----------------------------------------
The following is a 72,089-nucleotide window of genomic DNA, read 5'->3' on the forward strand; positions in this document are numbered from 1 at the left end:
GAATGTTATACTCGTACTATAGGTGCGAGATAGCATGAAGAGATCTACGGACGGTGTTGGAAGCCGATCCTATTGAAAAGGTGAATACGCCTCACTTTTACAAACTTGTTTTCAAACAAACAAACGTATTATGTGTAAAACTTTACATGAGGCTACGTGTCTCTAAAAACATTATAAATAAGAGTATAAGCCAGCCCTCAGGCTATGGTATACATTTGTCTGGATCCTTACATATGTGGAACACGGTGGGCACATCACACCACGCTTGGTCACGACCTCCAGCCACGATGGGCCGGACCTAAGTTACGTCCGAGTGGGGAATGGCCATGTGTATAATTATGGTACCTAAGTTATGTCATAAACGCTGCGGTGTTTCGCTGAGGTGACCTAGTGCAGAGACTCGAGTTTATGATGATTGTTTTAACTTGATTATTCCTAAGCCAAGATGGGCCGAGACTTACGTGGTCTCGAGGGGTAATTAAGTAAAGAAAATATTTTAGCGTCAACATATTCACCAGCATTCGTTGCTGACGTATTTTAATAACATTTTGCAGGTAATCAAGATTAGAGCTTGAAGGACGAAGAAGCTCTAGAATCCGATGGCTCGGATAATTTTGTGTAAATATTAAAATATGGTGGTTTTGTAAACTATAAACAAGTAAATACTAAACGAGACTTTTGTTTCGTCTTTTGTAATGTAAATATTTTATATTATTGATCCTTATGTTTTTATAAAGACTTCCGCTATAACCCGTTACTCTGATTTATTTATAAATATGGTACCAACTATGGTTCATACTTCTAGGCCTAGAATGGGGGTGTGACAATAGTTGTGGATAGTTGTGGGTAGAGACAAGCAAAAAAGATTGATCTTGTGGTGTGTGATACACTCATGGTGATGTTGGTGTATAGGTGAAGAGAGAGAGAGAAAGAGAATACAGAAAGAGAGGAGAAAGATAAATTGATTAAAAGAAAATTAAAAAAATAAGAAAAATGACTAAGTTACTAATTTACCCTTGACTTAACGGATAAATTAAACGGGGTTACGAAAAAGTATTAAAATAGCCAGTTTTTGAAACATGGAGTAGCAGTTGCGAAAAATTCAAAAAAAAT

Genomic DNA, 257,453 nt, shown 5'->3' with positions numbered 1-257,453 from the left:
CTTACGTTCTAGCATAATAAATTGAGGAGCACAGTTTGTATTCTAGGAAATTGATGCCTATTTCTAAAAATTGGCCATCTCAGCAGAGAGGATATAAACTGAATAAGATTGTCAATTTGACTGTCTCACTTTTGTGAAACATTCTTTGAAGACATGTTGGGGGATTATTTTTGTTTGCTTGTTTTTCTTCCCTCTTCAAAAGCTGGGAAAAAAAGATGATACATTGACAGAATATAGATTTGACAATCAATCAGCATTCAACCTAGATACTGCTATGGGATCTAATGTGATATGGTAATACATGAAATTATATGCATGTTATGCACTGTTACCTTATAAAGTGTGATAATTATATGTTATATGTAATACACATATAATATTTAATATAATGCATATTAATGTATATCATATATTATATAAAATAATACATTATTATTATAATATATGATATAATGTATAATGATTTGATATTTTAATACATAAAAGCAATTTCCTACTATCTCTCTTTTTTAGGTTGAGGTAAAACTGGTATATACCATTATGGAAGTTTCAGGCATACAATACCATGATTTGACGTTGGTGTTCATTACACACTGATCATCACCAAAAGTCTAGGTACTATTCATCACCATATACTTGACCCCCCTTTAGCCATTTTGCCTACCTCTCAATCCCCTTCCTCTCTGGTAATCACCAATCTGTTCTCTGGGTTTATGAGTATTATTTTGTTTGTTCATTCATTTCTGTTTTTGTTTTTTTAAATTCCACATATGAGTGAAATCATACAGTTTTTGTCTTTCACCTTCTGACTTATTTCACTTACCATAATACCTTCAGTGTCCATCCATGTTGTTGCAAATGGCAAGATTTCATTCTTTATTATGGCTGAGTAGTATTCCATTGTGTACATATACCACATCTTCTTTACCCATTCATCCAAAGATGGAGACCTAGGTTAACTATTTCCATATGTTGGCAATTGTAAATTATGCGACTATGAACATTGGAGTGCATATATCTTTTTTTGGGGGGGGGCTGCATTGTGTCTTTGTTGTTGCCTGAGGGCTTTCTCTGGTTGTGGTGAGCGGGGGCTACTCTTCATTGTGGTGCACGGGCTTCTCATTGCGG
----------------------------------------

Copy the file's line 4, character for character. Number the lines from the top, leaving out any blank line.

CTTACGTTCTAGCATAATAAATTGAGGAGCACAGTTTGTATTCTAGGAAATTGATGCCTATTTCTAAAAATTGGCCATCTCAGCAGAGAGGATATAAACTGAATAAGATTGTCAATTTGACTGTCTCACTTTTGTGAAACATTCTTTGAAGACATGTTGGGGGATTATTTTTGTTTGCTTGTTTTTCTTCCCTCTTCAAAAGCTGGGAAAAAAAGATGATACATTGACAGAATATAGATTTGACAATCAATCAGCATTCAACCTAGATACTGCTATGGGATCTAATGTGATATGGTAATACATGAAATTATATGCATGTTATGCACTGTTACCTTATAAAGTGTGATAATTATATGTTATATGTAATACACATATAATATTTAATATAATGCATATTAATGTATATCATATATTATATAAAATAATACATTATTATTATAATATATGATATAATGTATAATGATTTGATATTTTAATACATAAAAGCAATTTCCTACTATCTCTCTTTTTTAGGTTGAGGTAAAACTGGTATATACCATTATGGAAGTTTCAGGCATACAATACCATGATTTGACGTTGGTGTTCATTACACACTGATCATCACCAAAAGTCTAGGTACTATTCATCACCATATACTTGACCCCCCTTTAGCCATTTTGCCTACCTCTCAATCCCCTTCCTCTCTGGTAATCACCAATCTGTTCTCTGGGTTTATGAGTATTATTTTGTTTGTTCATTCATTTCTGTTTTTGTTTTTTTAAATTCCACATATGAGTGAAATCATACAGTTTTTGTCTTTCACCTTCTGACTTATTTCACTTACCATAATACCTTCAGTGTCCATCCATGTTGTTGCAAATGGCAAGATTTCATTCTTTATTATGGCTGAGTAGTATTCCATTGTGTACATATACCACATCTTCTTTACCCATTCATCCAAAGATGGAGACCTAGGTTAACTATTTCCATATGTTGGCAATTGTAAATTATGCGACTATGAACATTGGAGTGCATATATCTTTTTTTGGGGGGGGGCTGCATTGTGTCTTTGTTGTTGCCTGAGGGCTTTCTCTGGTTGTGGTGAGCGGGGGCTACTCTTCATTGTGGTGCACGGGCTTCTCATTGCGG